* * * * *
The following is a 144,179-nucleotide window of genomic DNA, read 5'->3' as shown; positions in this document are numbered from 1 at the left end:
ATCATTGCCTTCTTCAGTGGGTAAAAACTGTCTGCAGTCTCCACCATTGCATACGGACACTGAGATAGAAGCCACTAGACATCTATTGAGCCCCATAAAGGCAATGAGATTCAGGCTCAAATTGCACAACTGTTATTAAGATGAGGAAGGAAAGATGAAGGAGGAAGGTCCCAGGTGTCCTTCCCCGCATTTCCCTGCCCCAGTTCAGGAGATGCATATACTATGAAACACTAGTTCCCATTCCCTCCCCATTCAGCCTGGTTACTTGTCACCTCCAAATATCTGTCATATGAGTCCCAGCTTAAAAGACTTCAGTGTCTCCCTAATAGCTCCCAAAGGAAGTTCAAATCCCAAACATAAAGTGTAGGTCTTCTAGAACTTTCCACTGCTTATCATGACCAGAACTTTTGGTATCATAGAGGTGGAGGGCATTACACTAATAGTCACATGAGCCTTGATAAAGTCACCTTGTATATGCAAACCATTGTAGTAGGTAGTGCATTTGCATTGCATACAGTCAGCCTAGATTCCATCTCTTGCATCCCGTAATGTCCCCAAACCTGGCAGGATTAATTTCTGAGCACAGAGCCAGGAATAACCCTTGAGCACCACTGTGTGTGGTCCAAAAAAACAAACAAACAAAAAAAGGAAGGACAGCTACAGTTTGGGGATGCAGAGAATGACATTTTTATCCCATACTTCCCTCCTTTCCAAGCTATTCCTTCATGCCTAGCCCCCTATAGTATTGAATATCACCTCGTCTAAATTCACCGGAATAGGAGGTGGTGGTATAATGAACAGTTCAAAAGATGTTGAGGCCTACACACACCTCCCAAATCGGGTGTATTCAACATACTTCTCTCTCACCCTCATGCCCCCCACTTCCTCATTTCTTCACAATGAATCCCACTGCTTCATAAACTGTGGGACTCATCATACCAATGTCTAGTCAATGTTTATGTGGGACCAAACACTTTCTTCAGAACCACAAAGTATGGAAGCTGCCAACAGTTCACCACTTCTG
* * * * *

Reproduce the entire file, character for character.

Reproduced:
The following is a 144,179-nucleotide window of genomic DNA, read 5'->3' as shown; positions in this document are numbered from 1 at the left end:
ATCATTGCCTTCTTCAGTGGGTAAAAACTGTCTGCAGTCTCCACCATTGCATACGGACACTGAGATAGAAGCCACTAGACATCTATTGAGCCCCATAAAGGCAATGAGATTCAGGCTCAAATTGCACAACTGTTATTAAGATGAGGAAGGAAAGATGAAGGAGGAAGGTCCCAGGTGTCCTTCCCCGCATTTCCCTGCCCCAGTTCAGGAGATGCATATACTATGAAACACTAGTTCCCATTCCCTCCCCATTCAGCCTGGTTACTTGTCACCTCCAAATATCTGTCATATGAGTCCCAGCTTAAAAGACTTCAGTGTCTCCCTAATAGCTCCCAAAGGAAGTTCAAATCCCAAACATAAAGTGTAGGTCTTCTAGAACTTTCCACTGCTTATCATGACCAGAACTTTTGGTATCATAGAGGTGGAGGGCATTACACTAATAGTCACATGAGCCTTGATAAAGTCACCTTGTATATGCAAACCATTGTAGTAGGTAGTGCATTTGCATTGCATACAGTCAGCCTAGATTCCATCTCTTGCATCCCGTAATGTCCCCAAACCTGGCAGGATTAATTTCTGAGCACAGAGCCAGGAATAACCCTTGAGCACCACTGTGTGTGGTCCAAAAAAACAAACAAACAAAAAAAGGAAGGACAGCTACAGTTTGGGGATGCAGAGAATGACATTTTTATCCCATACTTCCCTCCTTTCCAAGCTATTCCTTCATGCCTAGCCCCCTATAGTATTGAATATCACCTCGTCTAAATTCACCGGAATAGGAGGTGGTGGTATAATGAACAGTTCAAAAGATGTTGAGGCCTACACACACCTCCCAAATCGGGTGTATTCAACATACTTCTCTCTCACCCTCATGCCCCCCACTTCCTCATTTCTTCACAATGAATCCCACTGCTTCATAAACTGTGGGACTCATCATACCAATGTCTAGTCAATGTTTATGTGGGACCAAACACTTTCTTCAGAACCACAAAGTATGGAAGCTGCCAACAGTTCACCACTTCTG